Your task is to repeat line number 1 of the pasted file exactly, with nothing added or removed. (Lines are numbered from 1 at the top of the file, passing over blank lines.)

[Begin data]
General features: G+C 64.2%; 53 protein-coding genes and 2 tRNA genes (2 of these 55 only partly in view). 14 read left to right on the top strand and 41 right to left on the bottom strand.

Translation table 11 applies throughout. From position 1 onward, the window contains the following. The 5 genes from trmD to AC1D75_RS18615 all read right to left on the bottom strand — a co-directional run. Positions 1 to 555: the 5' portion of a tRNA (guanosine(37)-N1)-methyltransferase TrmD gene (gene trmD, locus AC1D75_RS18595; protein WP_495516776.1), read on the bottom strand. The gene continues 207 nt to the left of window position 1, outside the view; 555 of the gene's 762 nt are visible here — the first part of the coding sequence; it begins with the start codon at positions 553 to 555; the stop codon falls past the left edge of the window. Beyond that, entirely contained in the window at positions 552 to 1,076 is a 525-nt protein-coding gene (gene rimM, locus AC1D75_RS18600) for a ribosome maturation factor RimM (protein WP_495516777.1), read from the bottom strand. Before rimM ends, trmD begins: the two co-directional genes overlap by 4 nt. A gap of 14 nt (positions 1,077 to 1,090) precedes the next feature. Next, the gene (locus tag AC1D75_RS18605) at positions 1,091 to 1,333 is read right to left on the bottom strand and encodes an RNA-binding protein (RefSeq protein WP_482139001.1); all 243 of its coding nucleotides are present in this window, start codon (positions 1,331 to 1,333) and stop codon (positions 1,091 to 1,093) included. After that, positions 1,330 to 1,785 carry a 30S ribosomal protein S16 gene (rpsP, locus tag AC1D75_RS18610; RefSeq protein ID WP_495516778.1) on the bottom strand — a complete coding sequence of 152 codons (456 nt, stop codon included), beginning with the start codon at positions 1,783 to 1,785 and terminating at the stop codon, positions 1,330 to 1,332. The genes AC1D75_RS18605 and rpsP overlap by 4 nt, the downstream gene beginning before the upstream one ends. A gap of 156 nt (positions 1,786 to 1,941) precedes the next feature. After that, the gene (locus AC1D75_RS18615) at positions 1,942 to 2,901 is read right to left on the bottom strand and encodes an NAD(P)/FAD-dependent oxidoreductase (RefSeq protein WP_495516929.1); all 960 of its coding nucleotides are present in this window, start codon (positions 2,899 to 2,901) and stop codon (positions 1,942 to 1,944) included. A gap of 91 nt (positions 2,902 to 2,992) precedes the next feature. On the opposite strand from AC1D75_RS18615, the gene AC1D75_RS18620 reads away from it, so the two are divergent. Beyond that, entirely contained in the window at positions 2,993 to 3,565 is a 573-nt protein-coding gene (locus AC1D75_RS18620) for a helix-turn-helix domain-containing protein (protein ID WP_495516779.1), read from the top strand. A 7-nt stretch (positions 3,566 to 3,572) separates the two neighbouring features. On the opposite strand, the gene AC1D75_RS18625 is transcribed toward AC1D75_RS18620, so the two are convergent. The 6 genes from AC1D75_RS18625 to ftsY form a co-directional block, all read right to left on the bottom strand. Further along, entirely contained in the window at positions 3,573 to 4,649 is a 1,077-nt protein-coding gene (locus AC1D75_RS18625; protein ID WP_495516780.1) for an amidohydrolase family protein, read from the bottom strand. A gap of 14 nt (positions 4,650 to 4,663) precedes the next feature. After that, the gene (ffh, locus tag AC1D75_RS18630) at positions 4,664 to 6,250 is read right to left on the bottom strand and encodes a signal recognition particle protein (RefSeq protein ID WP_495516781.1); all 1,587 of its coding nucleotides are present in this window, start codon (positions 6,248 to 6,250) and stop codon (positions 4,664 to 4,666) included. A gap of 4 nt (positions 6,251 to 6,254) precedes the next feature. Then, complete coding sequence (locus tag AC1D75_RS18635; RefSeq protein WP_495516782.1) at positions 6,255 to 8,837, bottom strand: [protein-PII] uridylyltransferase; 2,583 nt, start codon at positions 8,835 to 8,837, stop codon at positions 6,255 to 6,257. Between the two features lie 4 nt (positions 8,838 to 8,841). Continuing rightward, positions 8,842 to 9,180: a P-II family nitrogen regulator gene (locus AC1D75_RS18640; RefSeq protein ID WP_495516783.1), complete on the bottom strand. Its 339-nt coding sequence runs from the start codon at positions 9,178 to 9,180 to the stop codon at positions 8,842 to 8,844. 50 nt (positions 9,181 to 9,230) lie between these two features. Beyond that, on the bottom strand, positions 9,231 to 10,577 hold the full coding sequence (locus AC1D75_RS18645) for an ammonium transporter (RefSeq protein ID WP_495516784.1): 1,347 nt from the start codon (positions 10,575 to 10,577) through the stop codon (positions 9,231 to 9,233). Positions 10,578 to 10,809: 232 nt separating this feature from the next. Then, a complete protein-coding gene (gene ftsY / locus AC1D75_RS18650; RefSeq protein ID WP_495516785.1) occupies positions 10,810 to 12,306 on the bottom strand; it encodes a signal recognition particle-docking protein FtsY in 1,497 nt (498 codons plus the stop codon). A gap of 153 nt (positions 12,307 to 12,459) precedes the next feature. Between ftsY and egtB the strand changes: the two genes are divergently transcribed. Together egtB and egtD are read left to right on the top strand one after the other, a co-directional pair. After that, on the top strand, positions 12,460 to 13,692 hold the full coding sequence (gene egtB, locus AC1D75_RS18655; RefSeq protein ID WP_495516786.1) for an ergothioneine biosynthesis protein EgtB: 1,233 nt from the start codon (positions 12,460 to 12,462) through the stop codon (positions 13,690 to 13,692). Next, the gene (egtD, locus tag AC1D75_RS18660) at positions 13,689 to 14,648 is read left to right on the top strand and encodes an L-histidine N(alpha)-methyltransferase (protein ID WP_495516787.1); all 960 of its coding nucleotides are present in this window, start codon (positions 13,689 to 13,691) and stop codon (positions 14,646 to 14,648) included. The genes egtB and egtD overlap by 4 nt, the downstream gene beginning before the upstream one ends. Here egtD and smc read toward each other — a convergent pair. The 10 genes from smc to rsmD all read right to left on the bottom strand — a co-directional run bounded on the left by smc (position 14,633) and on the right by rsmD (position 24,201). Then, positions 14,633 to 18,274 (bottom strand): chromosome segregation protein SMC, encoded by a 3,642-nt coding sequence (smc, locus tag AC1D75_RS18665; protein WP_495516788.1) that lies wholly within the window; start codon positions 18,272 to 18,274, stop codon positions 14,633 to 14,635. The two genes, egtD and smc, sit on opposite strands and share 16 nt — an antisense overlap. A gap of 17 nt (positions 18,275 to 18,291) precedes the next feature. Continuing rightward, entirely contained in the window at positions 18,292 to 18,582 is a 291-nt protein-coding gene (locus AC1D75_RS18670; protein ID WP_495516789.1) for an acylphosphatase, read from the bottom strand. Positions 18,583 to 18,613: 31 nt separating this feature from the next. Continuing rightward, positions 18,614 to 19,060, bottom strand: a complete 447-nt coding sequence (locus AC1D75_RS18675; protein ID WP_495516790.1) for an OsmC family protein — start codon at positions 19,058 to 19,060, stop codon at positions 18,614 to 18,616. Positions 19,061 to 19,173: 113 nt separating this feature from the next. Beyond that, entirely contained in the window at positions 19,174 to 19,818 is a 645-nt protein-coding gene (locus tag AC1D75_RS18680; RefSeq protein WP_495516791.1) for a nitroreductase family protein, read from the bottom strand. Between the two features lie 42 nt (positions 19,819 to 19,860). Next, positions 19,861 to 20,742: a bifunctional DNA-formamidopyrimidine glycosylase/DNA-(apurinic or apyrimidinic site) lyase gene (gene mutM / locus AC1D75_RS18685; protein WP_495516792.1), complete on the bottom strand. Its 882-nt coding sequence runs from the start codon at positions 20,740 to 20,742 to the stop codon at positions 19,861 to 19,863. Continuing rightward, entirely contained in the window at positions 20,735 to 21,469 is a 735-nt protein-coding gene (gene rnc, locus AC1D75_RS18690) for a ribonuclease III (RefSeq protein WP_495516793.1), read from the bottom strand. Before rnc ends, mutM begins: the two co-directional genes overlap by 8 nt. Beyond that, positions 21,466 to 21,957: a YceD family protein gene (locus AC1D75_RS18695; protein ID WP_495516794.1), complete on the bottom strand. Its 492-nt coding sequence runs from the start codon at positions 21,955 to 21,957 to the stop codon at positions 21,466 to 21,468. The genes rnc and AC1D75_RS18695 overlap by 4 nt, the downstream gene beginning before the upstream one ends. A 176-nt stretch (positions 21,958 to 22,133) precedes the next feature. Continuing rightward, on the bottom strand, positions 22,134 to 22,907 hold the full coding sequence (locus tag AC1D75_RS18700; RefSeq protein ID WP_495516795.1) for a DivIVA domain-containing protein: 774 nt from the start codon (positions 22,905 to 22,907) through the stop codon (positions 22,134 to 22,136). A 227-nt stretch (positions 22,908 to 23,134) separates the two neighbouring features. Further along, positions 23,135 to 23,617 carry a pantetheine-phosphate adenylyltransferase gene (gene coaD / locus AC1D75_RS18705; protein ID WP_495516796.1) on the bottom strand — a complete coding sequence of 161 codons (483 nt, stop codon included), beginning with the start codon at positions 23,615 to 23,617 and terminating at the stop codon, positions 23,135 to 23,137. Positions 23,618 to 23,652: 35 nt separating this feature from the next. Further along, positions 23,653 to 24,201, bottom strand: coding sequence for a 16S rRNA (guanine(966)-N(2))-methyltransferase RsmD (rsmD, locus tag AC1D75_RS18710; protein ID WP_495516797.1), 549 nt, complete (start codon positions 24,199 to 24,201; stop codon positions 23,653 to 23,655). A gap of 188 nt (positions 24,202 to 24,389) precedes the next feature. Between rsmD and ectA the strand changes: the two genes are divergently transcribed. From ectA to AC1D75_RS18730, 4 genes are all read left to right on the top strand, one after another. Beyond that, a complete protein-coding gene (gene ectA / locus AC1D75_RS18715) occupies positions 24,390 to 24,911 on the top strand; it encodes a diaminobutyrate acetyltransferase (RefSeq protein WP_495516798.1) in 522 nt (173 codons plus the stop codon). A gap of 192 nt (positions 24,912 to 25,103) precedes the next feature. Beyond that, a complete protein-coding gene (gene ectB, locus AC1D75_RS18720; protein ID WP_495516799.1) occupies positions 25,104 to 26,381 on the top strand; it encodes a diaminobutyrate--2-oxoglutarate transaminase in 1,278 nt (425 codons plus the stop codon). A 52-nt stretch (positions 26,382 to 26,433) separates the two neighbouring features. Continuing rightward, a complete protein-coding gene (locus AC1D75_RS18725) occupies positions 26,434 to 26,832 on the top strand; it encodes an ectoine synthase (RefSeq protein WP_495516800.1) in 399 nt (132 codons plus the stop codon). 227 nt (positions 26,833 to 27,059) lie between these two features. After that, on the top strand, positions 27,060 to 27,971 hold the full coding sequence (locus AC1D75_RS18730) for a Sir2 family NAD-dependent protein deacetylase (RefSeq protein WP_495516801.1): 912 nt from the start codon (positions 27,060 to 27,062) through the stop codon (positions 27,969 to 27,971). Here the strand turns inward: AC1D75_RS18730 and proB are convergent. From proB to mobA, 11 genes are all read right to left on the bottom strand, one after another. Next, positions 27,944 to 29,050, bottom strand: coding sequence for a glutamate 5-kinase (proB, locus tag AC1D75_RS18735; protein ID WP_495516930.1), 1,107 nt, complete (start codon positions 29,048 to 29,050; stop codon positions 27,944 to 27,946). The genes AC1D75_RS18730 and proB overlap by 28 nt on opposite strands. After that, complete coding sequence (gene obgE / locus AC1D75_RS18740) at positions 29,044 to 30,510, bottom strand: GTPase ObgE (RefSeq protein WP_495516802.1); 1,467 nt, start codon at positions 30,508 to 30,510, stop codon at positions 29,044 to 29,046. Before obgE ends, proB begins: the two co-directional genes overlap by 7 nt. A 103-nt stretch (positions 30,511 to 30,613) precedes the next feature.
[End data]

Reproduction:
General features: G+C 64.2%; 53 protein-coding genes and 2 tRNA genes (2 of these 55 only partly in view). 14 read left to right on the top strand and 41 right to left on the bottom strand.